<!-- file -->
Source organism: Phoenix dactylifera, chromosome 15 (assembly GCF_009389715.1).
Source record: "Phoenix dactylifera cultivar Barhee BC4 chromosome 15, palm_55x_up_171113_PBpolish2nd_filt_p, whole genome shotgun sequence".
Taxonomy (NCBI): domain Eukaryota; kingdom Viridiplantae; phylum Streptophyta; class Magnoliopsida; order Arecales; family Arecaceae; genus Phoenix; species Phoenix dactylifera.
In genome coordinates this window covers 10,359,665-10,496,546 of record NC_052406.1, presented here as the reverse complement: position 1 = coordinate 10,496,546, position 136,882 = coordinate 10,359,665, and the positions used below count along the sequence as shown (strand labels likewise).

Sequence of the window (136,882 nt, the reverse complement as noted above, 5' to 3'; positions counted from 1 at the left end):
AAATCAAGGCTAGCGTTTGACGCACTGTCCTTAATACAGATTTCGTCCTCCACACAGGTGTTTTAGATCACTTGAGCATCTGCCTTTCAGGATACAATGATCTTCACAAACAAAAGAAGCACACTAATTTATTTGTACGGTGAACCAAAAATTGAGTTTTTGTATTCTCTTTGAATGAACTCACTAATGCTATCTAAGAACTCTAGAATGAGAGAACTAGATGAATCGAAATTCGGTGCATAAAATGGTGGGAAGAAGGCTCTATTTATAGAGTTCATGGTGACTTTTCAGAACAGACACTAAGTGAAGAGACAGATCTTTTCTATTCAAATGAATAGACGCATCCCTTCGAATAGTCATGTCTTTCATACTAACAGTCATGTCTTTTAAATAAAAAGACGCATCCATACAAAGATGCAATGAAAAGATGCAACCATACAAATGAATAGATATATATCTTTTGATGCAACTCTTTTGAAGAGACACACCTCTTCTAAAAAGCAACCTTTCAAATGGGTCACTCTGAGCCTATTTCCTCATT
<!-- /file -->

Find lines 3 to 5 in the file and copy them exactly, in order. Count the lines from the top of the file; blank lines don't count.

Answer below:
Taxonomy (NCBI): domain Eukaryota; kingdom Viridiplantae; phylum Streptophyta; class Magnoliopsida; order Arecales; family Arecaceae; genus Phoenix; species Phoenix dactylifera.
In genome coordinates this window covers 10,359,665-10,496,546 of record NC_052406.1, presented here as the reverse complement: position 1 = coordinate 10,496,546, position 136,882 = coordinate 10,359,665, and the positions used below count along the sequence as shown (strand labels likewise).

Sequence of the window (136,882 nt, the reverse complement as noted above, 5' to 3'; positions counted from 1 at the left end):